Sewage Soaks Baghdad Slum
Infrastructure remains sub-standard in much of Iraq
By Nick McMaster,  Newser Staff
Posted Nov 25, 2008 2:03 PM CST
U.S. Army Sgt. 1st Class Edgardo Acevedo walks across a sewage covered street during a routine US army patrol in the Al Islah Al Serai neighborhood, northwestern Mosul, on Monday, Nov. 17, 2008.    (AP Photo/Petros Giannakouris)
camera-icon View 4 more images

(Newser) – Residents of the Sadr City slum of Baghdad have come to accept raw sewage, bubbling to the surface from broken pipes, as a part of daily life, Bloomberg reports. And Sadr City is hardly an oddity—despite 6 years and billions of American dollars, much of Iraq still lacks reliable electricity and running water.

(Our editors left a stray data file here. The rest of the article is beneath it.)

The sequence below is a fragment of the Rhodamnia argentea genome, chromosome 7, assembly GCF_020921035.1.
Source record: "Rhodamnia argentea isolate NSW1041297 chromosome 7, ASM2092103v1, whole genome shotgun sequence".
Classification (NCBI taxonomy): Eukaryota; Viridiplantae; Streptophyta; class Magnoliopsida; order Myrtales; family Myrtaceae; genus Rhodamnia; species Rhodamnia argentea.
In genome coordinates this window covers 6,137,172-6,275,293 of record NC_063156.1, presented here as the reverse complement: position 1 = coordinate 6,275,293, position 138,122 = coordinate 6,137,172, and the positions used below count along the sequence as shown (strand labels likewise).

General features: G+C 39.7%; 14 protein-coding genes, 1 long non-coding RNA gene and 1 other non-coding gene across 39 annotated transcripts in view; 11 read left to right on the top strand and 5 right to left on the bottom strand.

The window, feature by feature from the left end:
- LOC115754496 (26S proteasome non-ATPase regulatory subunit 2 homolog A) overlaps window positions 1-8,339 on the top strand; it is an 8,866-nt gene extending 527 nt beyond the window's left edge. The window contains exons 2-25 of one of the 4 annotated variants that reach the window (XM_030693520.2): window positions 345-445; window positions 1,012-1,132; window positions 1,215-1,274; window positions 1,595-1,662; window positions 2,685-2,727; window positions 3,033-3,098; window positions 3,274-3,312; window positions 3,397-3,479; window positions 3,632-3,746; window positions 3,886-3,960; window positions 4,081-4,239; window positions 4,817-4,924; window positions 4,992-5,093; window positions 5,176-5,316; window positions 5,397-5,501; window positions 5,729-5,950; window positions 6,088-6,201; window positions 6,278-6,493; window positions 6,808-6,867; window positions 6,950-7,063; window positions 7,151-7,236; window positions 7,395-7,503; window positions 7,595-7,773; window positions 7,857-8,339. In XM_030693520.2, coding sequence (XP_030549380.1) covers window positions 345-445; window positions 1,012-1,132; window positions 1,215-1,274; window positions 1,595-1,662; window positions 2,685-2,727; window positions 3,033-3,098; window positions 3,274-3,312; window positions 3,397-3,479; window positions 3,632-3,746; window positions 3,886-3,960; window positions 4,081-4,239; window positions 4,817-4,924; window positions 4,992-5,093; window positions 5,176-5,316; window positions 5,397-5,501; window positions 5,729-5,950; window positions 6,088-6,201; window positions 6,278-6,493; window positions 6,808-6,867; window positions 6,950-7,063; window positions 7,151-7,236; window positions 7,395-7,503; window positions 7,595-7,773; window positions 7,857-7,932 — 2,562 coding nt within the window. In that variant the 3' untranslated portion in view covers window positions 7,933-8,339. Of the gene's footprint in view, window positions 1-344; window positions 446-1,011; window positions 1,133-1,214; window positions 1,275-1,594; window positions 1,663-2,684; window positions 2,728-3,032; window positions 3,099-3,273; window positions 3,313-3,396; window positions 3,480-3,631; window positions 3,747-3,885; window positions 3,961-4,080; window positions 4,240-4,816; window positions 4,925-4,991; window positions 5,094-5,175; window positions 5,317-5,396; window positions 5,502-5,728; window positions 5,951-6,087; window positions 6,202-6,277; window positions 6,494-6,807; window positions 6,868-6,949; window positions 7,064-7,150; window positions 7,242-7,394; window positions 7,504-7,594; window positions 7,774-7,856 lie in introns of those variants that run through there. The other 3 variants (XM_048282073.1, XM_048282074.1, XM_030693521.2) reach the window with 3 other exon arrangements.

Although Iraq’s central government is flush with oil revenue, bureaucracy has hobbled a systemic overhaul, and it parcels out cash for step-by-step repairs only, the director of the US Government Accountability Office said. For Sadr City, government incompetence may be only part of the problem: Many residents are devotees of Moqtada al-Sadr, radical cleric and rival of Prime Minister Nouri al-Maliki, so the officials “just don’t send money our way,” says a district council chairman.